This circuit is espacially interesting if you have to drive bigger loads with variable input current, e.g. motors etc.

This circuit will ensure that the current will max out at a preset value and cannot go any higher. Assuming you are using a microcontroller for logic levels, the circuit may look like this:

Credit: Chris Gammel

The interesting thing: if Q7 is turned on, current will flow through R21. If this current reaches 7A, the voltage drop over R21 becomes 0.7V which is the voltage needed to drive Q8. Q8 then slowly turns down Q7 in order to maintain 7A through J4.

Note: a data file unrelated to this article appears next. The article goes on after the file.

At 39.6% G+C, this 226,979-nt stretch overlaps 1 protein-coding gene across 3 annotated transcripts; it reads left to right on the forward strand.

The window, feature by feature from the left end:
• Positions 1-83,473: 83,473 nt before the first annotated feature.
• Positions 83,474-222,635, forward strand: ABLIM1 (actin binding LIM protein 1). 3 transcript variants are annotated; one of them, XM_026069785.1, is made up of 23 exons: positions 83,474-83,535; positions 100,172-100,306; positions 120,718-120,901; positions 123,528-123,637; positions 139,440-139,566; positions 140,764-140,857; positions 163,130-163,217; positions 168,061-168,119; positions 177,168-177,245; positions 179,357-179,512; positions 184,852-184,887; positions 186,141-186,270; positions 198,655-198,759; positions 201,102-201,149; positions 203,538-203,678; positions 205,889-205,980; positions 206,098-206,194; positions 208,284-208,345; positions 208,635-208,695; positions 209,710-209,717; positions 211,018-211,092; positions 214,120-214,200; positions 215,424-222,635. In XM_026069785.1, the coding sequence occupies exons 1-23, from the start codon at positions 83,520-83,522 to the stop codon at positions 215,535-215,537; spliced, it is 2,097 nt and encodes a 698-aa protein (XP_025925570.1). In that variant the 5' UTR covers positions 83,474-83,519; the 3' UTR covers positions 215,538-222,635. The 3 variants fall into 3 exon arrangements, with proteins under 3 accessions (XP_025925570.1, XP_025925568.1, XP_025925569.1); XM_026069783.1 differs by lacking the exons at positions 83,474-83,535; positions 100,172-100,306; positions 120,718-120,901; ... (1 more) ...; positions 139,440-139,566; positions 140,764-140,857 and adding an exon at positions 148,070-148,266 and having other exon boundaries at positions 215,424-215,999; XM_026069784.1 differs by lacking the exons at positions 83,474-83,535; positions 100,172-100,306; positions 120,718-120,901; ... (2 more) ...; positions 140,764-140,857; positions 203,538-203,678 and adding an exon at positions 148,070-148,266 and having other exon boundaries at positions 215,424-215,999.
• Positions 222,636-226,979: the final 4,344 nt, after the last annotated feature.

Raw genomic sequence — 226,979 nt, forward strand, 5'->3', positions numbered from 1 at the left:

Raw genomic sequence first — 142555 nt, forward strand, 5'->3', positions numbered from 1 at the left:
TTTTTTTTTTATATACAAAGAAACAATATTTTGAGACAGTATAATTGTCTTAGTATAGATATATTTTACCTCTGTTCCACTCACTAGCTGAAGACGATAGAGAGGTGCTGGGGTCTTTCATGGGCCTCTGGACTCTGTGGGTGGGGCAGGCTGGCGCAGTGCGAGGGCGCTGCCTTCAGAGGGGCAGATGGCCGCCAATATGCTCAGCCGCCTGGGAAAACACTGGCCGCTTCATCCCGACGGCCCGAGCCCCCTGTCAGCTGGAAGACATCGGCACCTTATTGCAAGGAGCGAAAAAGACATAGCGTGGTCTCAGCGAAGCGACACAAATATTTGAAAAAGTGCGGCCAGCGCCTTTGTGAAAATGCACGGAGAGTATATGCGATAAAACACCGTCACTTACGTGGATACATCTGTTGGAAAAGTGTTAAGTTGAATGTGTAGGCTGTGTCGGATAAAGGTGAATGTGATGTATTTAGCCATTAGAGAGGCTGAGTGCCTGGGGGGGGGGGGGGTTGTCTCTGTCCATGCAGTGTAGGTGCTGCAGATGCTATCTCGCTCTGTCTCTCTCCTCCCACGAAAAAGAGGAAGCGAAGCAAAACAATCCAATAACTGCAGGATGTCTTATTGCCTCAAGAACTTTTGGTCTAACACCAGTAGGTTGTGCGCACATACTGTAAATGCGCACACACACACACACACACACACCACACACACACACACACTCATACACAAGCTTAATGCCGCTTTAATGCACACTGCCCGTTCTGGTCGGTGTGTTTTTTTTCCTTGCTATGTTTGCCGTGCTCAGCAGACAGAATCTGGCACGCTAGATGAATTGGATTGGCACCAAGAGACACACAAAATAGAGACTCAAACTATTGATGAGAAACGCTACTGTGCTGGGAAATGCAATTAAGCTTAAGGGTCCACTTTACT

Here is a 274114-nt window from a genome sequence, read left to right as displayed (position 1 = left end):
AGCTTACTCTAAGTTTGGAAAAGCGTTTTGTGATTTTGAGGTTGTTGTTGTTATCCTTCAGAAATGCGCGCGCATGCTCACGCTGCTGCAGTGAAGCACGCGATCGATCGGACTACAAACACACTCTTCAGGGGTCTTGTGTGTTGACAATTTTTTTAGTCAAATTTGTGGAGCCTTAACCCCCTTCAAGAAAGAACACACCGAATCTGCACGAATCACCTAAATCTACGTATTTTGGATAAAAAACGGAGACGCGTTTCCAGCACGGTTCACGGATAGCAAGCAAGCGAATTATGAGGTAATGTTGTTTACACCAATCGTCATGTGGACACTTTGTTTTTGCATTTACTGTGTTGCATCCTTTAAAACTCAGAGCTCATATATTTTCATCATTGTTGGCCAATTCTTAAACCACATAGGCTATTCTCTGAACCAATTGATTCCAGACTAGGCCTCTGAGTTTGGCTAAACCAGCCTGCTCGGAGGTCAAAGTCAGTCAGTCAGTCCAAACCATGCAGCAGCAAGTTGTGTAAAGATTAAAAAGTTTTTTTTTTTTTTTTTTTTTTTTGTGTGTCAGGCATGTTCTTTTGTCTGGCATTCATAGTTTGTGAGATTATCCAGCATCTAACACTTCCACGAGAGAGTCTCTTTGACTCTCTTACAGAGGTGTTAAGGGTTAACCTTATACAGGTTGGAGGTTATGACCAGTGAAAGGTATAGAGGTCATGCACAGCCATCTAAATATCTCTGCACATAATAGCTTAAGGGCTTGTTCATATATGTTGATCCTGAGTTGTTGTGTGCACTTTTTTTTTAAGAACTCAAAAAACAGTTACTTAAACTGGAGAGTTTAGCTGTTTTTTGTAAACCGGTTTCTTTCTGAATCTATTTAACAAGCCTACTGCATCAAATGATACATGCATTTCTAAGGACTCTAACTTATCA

This circuit shows how a constant current source is built. In case the current tries to exceed 7A, it just regulates Q7 and maintains 7A protecting the device at J4 this way. But be aware of the power dissipation! R21 will dissipate up to 4.9W ad Q7 even more, depending on your voltage! Better use a heatsink for Q7.